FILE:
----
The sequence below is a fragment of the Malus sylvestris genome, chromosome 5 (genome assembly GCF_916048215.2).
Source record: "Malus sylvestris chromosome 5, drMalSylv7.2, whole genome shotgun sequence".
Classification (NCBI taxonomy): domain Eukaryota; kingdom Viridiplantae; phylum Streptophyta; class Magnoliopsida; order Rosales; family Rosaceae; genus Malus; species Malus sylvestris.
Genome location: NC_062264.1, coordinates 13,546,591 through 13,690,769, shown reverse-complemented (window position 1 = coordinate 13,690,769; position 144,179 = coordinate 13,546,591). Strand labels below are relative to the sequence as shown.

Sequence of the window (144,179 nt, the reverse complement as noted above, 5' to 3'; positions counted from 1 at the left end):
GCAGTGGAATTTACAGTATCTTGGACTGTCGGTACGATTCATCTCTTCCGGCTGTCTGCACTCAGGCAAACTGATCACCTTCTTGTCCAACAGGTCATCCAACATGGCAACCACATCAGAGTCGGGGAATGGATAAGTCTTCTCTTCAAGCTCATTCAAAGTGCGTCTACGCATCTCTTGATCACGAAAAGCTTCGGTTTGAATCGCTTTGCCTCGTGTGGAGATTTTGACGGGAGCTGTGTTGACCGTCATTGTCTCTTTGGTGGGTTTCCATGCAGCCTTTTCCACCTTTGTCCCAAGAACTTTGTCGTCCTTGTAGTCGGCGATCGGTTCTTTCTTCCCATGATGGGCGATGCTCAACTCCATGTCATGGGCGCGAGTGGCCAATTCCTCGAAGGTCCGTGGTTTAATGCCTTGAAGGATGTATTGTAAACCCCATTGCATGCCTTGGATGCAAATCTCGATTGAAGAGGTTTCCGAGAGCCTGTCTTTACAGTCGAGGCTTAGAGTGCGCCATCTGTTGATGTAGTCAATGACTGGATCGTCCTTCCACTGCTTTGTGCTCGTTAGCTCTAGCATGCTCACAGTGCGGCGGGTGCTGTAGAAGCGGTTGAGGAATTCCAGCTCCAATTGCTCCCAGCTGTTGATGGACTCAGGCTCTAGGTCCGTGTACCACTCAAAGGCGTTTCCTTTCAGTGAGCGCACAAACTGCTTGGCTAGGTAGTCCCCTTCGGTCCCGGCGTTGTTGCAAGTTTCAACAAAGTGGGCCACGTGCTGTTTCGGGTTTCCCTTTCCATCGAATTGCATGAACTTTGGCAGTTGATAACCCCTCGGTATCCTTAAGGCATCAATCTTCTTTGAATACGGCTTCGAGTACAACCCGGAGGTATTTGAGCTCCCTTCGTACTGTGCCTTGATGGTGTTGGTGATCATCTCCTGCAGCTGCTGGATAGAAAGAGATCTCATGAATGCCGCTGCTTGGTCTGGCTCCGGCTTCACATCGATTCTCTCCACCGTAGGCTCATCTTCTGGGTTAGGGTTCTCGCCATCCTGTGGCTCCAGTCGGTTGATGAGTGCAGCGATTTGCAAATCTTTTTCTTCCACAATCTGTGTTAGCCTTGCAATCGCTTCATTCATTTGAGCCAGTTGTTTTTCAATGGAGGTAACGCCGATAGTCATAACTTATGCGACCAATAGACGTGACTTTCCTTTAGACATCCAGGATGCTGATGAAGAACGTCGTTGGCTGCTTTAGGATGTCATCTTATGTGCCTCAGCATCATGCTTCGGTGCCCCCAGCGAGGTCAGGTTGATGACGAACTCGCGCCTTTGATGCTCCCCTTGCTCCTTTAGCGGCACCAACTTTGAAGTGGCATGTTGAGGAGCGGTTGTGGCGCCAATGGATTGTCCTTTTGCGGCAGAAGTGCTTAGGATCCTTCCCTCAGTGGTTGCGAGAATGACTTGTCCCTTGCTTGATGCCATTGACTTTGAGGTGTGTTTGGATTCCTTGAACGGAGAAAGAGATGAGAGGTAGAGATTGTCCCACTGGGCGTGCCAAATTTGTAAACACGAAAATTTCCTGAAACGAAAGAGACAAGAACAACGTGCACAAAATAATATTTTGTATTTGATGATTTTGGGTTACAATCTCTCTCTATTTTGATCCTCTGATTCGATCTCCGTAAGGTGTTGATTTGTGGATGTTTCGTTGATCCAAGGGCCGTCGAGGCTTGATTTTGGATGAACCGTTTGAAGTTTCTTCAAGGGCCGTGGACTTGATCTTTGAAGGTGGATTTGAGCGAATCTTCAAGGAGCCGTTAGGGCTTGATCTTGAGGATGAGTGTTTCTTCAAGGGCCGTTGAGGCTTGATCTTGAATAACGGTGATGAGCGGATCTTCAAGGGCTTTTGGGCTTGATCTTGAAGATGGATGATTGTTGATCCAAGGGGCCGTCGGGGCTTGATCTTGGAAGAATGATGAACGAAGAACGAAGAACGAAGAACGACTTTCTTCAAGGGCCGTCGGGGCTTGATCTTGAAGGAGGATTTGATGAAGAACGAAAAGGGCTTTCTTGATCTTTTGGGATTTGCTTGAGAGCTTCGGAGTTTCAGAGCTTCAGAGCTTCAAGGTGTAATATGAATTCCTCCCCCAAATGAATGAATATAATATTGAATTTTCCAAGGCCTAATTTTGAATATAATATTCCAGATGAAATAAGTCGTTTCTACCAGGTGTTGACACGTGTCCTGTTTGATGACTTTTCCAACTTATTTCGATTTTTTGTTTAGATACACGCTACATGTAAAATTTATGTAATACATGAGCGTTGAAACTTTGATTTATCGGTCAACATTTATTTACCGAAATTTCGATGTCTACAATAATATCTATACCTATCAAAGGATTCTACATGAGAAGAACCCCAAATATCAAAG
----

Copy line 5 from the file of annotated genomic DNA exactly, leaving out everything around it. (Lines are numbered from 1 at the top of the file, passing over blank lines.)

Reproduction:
Sequence of the window (144,179 nt, the reverse complement as noted above, 5' to 3'; positions counted from 1 at the left end):